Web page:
Norway was the first country to pass a quota that 30 percent of board seats must be women. Companies had to comply or be delisted, so they put all these women on the boards, even if they were not completely qualified, and called them the “golden skirts.” They took a handful of women and put them on board after board. It actually is an example that didn’t go well, because they chose people who weren’t qualified, and it kind of backfired.
That’s unfortunate. What other countries passed quotas?
Italy, France, Germany. Even the United States has some soft quotas. People don’t know that. California Resolution 62 says that all companies headquartered in California must have X number of women on their boards. Something similar was passed in Massachusetts and Illinois, and now California is examining having an actual quota.
What’s fueling that trend?
The fact that there’s discussion of actual quotas in the U.S. is shocking, because the thinking amongst practitioners and academics and businesspeople and directors is, we as a country don’t want quotas, we don’t need them, we’re going to do it on our own. We know what to do, and it’s not the way America works. But people are starting to feel like, hey, we’ve been talking about this for a long time now, and we’ve been giving companies a break, and doing letter writing and being nice and playing nice, but it’s not working.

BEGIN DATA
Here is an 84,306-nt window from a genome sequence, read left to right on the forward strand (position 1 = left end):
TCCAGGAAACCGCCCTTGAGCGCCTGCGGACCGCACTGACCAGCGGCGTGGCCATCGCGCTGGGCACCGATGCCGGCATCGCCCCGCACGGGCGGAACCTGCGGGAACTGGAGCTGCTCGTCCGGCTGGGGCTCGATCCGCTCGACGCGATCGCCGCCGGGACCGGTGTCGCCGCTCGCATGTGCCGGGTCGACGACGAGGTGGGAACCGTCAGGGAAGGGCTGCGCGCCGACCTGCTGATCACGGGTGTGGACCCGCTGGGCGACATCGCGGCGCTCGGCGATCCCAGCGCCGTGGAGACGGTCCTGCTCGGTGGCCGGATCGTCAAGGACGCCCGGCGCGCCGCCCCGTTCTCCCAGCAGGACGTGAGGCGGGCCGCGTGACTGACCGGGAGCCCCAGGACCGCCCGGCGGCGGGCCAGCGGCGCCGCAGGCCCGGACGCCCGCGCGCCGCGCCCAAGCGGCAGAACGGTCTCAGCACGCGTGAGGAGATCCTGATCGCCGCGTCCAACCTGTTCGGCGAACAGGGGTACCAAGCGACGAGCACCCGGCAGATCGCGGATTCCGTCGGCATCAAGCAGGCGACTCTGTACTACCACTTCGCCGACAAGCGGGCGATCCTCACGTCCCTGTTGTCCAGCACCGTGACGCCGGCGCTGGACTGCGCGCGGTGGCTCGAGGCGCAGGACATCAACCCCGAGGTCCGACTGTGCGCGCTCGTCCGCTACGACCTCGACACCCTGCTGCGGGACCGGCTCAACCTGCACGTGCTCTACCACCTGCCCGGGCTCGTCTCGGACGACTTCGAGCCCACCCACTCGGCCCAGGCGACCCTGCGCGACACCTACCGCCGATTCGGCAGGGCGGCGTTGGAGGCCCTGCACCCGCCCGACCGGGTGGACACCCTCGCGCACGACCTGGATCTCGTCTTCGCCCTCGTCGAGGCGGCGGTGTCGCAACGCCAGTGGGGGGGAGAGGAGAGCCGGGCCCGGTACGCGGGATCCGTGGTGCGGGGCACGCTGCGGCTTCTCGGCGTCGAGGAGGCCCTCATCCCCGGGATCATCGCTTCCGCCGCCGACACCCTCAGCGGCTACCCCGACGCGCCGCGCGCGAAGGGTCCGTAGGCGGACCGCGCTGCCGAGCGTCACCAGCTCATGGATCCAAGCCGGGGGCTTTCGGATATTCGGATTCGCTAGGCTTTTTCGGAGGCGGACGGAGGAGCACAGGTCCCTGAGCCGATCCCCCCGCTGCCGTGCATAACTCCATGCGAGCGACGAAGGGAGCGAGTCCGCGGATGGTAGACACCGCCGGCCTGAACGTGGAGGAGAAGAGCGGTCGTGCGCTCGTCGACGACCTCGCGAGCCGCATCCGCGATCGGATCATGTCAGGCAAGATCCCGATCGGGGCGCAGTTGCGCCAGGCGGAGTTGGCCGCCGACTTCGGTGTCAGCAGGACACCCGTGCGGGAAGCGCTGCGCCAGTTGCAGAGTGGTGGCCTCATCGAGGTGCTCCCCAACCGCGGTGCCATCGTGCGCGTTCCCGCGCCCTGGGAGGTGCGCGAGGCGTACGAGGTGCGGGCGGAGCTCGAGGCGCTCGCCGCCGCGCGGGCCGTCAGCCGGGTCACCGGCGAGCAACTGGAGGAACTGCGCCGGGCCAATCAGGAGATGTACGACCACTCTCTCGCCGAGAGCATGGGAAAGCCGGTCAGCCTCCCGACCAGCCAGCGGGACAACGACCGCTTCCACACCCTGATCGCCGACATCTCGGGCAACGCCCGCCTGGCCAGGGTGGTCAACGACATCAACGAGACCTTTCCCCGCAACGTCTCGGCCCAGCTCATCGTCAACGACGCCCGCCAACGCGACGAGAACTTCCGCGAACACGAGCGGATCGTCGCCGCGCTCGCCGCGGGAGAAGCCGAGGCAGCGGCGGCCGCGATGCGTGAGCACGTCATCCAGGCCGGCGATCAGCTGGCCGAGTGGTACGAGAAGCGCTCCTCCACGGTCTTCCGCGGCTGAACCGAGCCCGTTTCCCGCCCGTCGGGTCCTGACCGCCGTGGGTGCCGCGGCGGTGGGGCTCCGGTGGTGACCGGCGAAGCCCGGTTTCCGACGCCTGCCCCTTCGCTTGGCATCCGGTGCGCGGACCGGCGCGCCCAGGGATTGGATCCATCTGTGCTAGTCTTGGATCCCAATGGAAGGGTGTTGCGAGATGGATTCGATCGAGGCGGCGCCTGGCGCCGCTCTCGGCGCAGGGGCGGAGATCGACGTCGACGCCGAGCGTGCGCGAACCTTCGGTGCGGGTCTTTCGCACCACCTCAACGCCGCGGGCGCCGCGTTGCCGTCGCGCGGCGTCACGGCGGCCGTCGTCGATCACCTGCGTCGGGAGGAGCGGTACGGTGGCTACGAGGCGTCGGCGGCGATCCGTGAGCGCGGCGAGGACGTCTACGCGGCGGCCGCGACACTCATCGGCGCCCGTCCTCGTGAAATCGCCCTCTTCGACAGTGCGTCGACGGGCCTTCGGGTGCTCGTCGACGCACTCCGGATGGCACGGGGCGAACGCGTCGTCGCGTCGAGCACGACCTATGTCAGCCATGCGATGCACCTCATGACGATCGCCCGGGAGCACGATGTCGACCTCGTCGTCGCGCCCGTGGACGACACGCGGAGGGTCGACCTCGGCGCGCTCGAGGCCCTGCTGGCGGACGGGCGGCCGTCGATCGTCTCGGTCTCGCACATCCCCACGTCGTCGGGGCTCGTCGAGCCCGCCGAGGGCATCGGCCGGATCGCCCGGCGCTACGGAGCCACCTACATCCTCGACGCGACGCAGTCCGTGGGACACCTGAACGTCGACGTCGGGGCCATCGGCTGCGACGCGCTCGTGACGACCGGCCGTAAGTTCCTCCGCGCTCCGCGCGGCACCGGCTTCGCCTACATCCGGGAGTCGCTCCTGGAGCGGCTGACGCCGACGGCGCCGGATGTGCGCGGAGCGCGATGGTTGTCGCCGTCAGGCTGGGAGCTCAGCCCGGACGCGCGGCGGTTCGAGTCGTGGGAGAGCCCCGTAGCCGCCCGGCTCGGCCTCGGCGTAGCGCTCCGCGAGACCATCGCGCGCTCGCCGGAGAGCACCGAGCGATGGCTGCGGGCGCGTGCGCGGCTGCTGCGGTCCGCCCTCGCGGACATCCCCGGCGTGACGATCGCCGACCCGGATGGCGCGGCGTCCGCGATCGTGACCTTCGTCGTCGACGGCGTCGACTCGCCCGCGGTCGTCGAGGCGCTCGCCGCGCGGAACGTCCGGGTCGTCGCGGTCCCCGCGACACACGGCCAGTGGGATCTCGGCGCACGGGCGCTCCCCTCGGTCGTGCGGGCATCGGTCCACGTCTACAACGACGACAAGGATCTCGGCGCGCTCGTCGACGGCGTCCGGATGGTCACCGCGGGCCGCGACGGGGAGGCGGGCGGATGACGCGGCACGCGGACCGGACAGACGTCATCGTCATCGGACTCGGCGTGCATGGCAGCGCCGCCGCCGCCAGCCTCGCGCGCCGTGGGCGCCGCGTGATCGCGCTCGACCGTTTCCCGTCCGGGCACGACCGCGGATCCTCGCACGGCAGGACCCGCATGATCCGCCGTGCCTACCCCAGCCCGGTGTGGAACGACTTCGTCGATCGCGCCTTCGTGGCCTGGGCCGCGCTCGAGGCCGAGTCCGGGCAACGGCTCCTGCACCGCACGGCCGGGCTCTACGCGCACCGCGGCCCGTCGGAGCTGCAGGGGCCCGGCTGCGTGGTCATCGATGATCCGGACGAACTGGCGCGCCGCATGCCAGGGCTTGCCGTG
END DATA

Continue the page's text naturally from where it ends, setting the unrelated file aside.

What is the role of institutional investors like Calpers? These represent public employees, which means representing a lot of women. Are they pushing companies that they invest in to have more diversity and have more women on their boards?
Calpers and Calstrs have been talking about this for a very long time. Scott Stringer, the New York City comptroller, has something called the Board Accountability Project, where they have been advocating and pressuring companies to improve diversity.
Are these initiatives making a difference?
Blackstone CEO Larry Fink wrote a famous letter this year, in which he said, “We’re not investing in any companies that don’t have two women on their board.” Since Blackrock is invested in every company the world, it’s a big deal. It’s kind of like the light has been turned on, and companies are on notice. Whether they like it or not, they have to do something about it.